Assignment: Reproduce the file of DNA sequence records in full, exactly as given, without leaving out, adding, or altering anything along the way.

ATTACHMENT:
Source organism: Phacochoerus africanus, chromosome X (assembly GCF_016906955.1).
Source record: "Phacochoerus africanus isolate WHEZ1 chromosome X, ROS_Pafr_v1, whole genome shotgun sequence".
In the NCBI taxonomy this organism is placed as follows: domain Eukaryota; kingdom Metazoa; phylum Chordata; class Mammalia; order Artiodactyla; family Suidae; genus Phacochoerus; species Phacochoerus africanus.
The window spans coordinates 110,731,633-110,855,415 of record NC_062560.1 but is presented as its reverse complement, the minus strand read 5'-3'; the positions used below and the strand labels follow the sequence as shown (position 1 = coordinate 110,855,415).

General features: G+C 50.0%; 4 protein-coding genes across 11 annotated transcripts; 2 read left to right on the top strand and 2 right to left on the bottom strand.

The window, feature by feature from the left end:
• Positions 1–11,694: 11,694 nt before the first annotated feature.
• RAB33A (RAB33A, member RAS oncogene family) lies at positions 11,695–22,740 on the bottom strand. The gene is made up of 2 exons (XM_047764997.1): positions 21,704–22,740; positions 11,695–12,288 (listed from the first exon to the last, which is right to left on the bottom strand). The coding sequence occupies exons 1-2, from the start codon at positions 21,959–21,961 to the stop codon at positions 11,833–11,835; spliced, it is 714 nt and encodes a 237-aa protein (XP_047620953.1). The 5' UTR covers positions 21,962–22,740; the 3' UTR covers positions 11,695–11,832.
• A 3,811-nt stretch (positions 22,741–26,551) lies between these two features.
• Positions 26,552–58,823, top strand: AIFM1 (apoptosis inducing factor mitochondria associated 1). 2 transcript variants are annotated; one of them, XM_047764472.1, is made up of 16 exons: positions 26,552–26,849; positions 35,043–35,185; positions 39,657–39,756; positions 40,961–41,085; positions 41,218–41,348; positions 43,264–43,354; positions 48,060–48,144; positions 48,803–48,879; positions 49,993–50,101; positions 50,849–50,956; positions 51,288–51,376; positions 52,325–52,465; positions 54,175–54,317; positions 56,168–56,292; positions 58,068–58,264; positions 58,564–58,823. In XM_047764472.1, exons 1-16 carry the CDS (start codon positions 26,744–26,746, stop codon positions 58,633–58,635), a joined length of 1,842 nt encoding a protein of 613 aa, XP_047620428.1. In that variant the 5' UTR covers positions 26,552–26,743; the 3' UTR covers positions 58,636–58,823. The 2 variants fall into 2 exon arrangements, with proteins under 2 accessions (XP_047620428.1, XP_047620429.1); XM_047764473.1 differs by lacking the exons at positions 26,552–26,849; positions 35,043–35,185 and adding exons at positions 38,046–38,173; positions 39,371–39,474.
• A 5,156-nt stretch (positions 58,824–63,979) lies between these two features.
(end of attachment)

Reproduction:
Source organism: Phacochoerus africanus, chromosome X (assembly GCF_016906955.1).
Source record: "Phacochoerus africanus isolate WHEZ1 chromosome X, ROS_Pafr_v1, whole genome shotgun sequence".
In the NCBI taxonomy this organism is placed as follows: domain Eukaryota; kingdom Metazoa; phylum Chordata; class Mammalia; order Artiodactyla; family Suidae; genus Phacochoerus; species Phacochoerus africanus.
The window spans coordinates 110,731,633-110,855,415 of record NC_062560.1 but is presented as its reverse complement, the minus strand read 5'-3'; the positions used below and the strand labels follow the sequence as shown (position 1 = coordinate 110,855,415).

General features: G+C 50.0%; 4 protein-coding genes across 11 annotated transcripts; 2 read left to right on the top strand and 2 right to left on the bottom strand.

The window, feature by feature from the left end:
• Positions 1–11,694: 11,694 nt before the first annotated feature.
• RAB33A (RAB33A, member RAS oncogene family) lies at positions 11,695–22,740 on the bottom strand. The gene is made up of 2 exons (XM_047764997.1): positions 21,704–22,740; positions 11,695–12,288 (listed from the first exon to the last, which is right to left on the bottom strand). The coding sequence occupies exons 1-2, from the start codon at positions 21,959–21,961 to the stop codon at positions 11,833–11,835; spliced, it is 714 nt and encodes a 237-aa protein (XP_047620953.1). The 5' UTR covers positions 21,962–22,740; the 3' UTR covers positions 11,695–11,832.
• A 3,811-nt stretch (positions 22,741–26,551) lies between these two features.
• Positions 26,552–58,823, top strand: AIFM1 (apoptosis inducing factor mitochondria associated 1). 2 transcript variants are annotated; one of them, XM_047764472.1, is made up of 16 exons: positions 26,552–26,849; positions 35,043–35,185; positions 39,657–39,756; positions 40,961–41,085; positions 41,218–41,348; positions 43,264–43,354; positions 48,060–48,144; positions 48,803–48,879; positions 49,993–50,101; positions 50,849–50,956; positions 51,288–51,376; positions 52,325–52,465; positions 54,175–54,317; positions 56,168–56,292; positions 58,068–58,264; positions 58,564–58,823. In XM_047764472.1, exons 1-16 carry the CDS (start codon positions 26,744–26,746, stop codon positions 58,633–58,635), a joined length of 1,842 nt encoding a protein of 613 aa, XP_047620428.1. In that variant the 5' UTR covers positions 26,552–26,743; the 3' UTR covers positions 58,636–58,823. The 2 variants fall into 2 exon arrangements, with proteins under 2 accessions (XP_047620428.1, XP_047620429.1); XM_047764473.1 differs by lacking the exons at positions 26,552–26,849; positions 35,043–35,185 and adding exons at positions 38,046–38,173; positions 39,371–39,474.
• A 5,156-nt stretch (positions 58,824–63,979) lies between these two features.